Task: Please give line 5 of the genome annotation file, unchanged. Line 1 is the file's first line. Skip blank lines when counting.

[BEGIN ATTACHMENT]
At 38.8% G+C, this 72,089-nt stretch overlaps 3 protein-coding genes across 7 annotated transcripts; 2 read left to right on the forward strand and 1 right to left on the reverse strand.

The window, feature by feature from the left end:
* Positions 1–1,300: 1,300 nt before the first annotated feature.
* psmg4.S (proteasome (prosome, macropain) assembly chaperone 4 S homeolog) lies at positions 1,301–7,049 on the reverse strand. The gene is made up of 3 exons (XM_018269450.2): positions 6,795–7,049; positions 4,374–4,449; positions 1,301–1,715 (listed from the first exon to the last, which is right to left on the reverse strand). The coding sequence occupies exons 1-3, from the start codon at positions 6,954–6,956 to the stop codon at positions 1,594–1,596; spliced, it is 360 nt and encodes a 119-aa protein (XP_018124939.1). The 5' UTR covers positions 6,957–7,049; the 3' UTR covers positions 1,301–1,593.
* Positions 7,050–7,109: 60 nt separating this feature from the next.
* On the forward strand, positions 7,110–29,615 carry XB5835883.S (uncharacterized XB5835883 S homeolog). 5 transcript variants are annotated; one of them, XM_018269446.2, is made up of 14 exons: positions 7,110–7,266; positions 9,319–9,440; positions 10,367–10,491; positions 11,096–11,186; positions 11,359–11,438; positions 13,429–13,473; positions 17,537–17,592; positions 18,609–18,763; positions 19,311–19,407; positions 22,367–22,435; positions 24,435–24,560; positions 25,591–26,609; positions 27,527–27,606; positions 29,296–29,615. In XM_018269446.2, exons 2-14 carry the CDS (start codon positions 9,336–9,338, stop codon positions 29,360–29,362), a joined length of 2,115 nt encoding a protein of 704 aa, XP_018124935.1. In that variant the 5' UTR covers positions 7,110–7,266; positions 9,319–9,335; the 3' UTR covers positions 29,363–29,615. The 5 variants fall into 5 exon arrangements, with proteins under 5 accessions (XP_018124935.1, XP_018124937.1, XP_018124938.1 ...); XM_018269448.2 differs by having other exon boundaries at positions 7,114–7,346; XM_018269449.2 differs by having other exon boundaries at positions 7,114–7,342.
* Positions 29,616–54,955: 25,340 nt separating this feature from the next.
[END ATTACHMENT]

* Positions 7,050–7,109: 60 nt separating this feature from the next.